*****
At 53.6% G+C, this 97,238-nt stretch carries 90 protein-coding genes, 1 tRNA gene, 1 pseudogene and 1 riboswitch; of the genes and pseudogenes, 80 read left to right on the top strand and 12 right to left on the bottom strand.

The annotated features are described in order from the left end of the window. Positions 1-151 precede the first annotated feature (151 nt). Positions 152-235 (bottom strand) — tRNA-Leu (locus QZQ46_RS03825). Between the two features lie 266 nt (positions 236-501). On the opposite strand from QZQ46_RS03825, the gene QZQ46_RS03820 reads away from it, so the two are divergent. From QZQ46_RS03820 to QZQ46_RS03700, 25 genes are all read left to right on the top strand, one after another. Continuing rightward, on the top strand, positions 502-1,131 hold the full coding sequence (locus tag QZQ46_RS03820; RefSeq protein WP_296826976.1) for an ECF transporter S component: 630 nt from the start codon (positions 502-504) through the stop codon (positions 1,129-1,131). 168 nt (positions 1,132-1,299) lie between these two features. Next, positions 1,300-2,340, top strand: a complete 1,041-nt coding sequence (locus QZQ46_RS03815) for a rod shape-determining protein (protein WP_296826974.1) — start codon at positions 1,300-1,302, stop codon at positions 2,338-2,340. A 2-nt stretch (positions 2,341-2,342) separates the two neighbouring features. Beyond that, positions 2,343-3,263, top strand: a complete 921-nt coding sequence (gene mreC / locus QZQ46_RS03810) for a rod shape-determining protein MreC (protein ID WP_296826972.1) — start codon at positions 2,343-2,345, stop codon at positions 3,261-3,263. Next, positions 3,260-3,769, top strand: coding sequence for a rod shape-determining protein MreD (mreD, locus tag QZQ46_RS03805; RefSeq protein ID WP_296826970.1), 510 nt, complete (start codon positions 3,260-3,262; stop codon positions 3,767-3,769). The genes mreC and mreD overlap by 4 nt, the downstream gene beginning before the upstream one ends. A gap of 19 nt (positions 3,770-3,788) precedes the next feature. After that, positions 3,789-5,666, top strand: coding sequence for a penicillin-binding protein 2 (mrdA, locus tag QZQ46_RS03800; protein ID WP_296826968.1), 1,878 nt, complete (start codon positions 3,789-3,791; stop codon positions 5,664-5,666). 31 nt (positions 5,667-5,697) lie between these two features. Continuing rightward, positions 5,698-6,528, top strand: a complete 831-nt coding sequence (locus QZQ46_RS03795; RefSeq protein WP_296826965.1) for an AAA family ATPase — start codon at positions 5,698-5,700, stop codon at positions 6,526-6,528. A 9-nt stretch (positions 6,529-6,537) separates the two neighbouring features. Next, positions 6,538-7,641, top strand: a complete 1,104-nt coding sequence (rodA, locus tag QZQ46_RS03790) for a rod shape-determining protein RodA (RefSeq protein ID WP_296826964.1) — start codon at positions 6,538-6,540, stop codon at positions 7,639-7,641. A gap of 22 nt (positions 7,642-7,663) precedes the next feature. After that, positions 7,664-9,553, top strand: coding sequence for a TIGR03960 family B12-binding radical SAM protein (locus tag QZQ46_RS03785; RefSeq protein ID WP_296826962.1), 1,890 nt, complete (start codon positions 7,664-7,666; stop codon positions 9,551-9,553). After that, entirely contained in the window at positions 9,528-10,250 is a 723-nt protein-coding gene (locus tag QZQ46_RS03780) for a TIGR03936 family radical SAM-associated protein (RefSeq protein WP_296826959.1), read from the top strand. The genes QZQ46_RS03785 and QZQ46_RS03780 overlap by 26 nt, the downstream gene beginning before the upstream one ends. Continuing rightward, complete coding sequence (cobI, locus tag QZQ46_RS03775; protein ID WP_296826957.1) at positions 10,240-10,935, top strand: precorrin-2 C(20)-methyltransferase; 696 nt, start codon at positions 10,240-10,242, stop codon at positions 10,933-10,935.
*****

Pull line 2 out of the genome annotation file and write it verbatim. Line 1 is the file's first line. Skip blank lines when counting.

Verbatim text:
The annotated features are described in order from the left end of the window. Positions 1-151 precede the first annotated feature (151 nt). Positions 152-235 (bottom strand) — tRNA-Leu (locus QZQ46_RS03825). Between the two features lie 266 nt (positions 236-501). On the opposite strand from QZQ46_RS03825, the gene QZQ46_RS03820 reads away from it, so the two are divergent. From QZQ46_RS03820 to QZQ46_RS03700, 25 genes are all read left to right on the top strand, one after another. Continuing rightward, on the top strand, positions 502-1,131 hold the full coding sequence (locus tag QZQ46_RS03820; RefSeq protein WP_296826976.1) for an ECF transporter S component: 630 nt from the start codon (positions 502-504) through the stop codon (positions 1,129-1,131). 168 nt (positions 1,132-1,299) lie between these two features. Next, positions 1,300-2,340, top strand: a complete 1,041-nt coding sequence (locus QZQ46_RS03815) for a rod shape-determining protein (protein WP_296826974.1) — start codon at positions 1,300-1,302, stop codon at positions 2,338-2,340. A 2-nt stretch (positions 2,341-2,342) separates the two neighbouring features. Beyond that, positions 2,343-3,263, top strand: a complete 921-nt coding sequence (gene mreC / locus QZQ46_RS03810) for a rod shape-determining protein MreC (protein ID WP_296826972.1) — start codon at positions 2,343-2,345, stop codon at positions 3,261-3,263. Next, positions 3,260-3,769, top strand: coding sequence for a rod shape-determining protein MreD (mreD, locus tag QZQ46_RS03805; RefSeq protein ID WP_296826970.1), 510 nt, complete (start codon positions 3,260-3,262; stop codon positions 3,767-3,769). The genes mreC and mreD overlap by 4 nt, the downstream gene beginning before the upstream one ends. A gap of 19 nt (positions 3,770-3,788) precedes the next feature. After that, positions 3,789-5,666, top strand: coding sequence for a penicillin-binding protein 2 (mrdA, locus tag QZQ46_RS03800; protein ID WP_296826968.1), 1,878 nt, complete (start codon positions 3,789-3,791; stop codon positions 5,664-5,666). 31 nt (positions 5,667-5,697) lie between these two features. Continuing rightward, positions 5,698-6,528, top strand: a complete 831-nt coding sequence (locus QZQ46_RS03795; RefSeq protein WP_296826965.1) for an AAA family ATPase — start codon at positions 5,698-5,700, stop codon at positions 6,526-6,528. A 9-nt stretch (positions 6,529-6,537) separates the two neighbouring features. Next, positions 6,538-7,641, top strand: a complete 1,104-nt coding sequence (rodA, locus tag QZQ46_RS03790) for a rod shape-determining protein RodA (RefSeq protein ID WP_296826964.1) — start codon at positions 6,538-6,540, stop codon at positions 7,639-7,641. A gap of 22 nt (positions 7,642-7,663) precedes the next feature. After that, positions 7,664-9,553, top strand: coding sequence for a TIGR03960 family B12-binding radical SAM protein (locus tag QZQ46_RS03785; RefSeq protein ID WP_296826962.1), 1,890 nt, complete (start codon positions 7,664-7,666; stop codon positions 9,551-9,553). After that, entirely contained in the window at positions 9,528-10,250 is a 723-nt protein-coding gene (locus tag QZQ46_RS03780) for a TIGR03936 family radical SAM-associated protein (RefSeq protein WP_296826959.1), read from the top strand. The genes QZQ46_RS03785 and QZQ46_RS03780 overlap by 26 nt, the downstream gene beginning before the upstream one ends. Continuing rightward, complete coding sequence (cobI, locus tag QZQ46_RS03775; protein ID WP_296826957.1) at positions 10,240-10,935, top strand: precorrin-2 C(20)-methyltransferase; 696 nt, start codon at positions 10,240-10,242, stop codon at positions 10,933-10,935.